Recently, there has been more emphasis on checking the performance of in-use vehicles. This is occurring through the implementation of state inspection and maintenance (I/M) programs as well as the forthcoming emission repair warranty regulations (207(b)) authorized by the Clean Air Act. Practically all of the I/M data will be generated by field emission inspection analyzers (as opposed to laboratory equipment) in both centralized programs (i.e. central inspection lanes) and decentralized programs (i.e. inspection conducted by independent service centers). This data will affect the consumer through required maintenance, the automobile manufacturer through warranty claims, the State through emission credits, and the EPA through its ability to judge the effectiveness of the individual I/M programs. Obviously, a fundamental issue that an I/M program must deal with is the accuracy and validity of the test data taken under these programs. An inseparable part of that issue is the quality of the equipment used to obtain the data. Various state and trade associations have developed standards to control the quality of the equipment used, but as yet there are no nationally accepted minimum standards for inspection analyzers. An examination of the data validity issue should then encompass both -- Is the data generated under present conditions sufficiently valid, and -- Is there a need for minimum quality standards for inspection analyzers. The subject of this report deals with these questions and issues.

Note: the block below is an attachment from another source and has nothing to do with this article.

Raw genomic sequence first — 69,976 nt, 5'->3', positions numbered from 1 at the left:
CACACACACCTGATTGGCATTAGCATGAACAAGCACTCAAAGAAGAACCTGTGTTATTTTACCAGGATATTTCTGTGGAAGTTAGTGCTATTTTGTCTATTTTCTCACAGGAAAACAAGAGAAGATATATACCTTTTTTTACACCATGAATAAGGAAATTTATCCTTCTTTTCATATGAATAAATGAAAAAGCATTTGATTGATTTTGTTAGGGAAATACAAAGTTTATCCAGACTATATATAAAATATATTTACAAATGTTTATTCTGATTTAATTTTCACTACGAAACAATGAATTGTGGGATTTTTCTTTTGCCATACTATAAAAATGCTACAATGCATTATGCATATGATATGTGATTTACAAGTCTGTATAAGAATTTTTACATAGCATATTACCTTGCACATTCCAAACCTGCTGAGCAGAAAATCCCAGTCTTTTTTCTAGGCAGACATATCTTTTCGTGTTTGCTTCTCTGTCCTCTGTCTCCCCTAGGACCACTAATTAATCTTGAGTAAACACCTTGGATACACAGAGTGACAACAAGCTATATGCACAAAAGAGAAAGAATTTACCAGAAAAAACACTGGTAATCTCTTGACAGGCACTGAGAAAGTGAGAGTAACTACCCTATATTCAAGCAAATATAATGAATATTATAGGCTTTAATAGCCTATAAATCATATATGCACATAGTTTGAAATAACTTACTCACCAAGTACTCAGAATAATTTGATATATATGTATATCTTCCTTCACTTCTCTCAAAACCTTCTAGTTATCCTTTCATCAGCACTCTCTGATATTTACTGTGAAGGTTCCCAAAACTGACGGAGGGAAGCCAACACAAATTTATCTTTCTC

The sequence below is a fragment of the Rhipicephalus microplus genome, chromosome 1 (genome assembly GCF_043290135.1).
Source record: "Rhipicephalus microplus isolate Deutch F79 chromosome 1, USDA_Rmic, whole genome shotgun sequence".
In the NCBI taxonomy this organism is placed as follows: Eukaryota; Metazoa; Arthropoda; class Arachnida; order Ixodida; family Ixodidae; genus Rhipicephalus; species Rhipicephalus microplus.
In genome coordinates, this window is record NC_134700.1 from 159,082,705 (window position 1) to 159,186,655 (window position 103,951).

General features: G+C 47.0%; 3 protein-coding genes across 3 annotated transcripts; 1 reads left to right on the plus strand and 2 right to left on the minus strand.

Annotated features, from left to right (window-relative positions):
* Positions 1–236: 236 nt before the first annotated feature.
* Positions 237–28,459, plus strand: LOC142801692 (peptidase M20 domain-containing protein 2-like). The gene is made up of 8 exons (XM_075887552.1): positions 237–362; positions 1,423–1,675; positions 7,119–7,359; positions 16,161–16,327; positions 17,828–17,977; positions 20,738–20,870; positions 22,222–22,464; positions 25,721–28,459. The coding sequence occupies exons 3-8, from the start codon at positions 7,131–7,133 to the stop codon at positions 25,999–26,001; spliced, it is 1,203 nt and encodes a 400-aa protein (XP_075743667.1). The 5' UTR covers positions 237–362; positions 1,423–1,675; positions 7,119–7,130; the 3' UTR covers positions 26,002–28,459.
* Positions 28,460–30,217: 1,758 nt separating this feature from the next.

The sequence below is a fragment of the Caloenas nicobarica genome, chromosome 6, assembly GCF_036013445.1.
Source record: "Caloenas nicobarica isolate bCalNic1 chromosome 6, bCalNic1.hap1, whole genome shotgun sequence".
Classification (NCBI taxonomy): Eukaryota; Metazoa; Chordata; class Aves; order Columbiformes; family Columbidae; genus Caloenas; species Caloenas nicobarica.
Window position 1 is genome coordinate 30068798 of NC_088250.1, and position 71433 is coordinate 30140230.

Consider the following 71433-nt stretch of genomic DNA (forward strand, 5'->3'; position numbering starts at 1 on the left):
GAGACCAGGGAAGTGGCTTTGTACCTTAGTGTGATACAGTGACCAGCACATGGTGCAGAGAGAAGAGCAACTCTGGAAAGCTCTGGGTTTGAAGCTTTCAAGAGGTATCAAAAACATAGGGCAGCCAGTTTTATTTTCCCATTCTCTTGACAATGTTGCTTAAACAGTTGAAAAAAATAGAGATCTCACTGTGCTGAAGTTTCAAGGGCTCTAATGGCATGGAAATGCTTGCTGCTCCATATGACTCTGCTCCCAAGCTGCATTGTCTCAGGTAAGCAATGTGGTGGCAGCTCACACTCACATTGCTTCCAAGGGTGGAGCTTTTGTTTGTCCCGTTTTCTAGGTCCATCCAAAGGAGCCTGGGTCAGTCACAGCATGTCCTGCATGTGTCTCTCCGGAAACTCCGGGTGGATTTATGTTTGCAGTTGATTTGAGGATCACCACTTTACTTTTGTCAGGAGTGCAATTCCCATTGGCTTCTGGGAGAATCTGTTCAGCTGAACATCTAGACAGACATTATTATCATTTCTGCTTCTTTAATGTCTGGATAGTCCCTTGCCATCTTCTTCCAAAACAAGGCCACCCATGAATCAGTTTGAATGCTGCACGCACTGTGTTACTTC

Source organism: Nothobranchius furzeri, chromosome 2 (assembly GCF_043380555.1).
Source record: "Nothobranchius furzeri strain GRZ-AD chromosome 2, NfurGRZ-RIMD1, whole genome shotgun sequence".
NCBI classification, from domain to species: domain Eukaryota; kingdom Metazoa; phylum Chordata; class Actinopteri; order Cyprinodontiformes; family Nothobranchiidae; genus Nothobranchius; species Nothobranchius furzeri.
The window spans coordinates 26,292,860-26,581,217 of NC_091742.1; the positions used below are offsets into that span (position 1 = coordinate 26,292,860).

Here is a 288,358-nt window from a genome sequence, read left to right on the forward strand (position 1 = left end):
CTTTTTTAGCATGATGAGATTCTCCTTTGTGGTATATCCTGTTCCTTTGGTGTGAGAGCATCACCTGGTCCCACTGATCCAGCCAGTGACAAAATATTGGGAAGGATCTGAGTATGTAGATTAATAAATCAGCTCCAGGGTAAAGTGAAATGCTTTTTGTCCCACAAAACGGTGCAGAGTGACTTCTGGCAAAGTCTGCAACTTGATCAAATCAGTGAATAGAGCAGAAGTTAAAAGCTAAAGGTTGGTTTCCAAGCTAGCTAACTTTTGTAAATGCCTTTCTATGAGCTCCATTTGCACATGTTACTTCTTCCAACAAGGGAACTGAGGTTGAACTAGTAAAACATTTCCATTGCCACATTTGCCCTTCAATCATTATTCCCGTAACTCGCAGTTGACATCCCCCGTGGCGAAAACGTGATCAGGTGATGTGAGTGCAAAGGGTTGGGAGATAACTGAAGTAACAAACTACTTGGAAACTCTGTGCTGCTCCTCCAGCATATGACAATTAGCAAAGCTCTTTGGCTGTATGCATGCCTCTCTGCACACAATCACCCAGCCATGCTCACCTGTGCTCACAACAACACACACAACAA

• Corporate Authors:

    Environmental Protection Agency

    Inspection and Maintenance Staff, 2565 Plymouth Road
    Ann Arbor, MI  United States  48105
  • Authors:
  • Publication Date: 1980-9

Media Info

  • Pagination: 66 p.

Subject/Index Terms

Filing Info

  • Accession Number: 00336876
  • Record Type: Publication
  • Source Agency: National Technical Information Service
  • Report/Paper Numbers: EPA-AA-IMS-80-5-A Tech Rpt.
  • Files: TRIS
  • Created Date: Jun 12 1981 12:00AM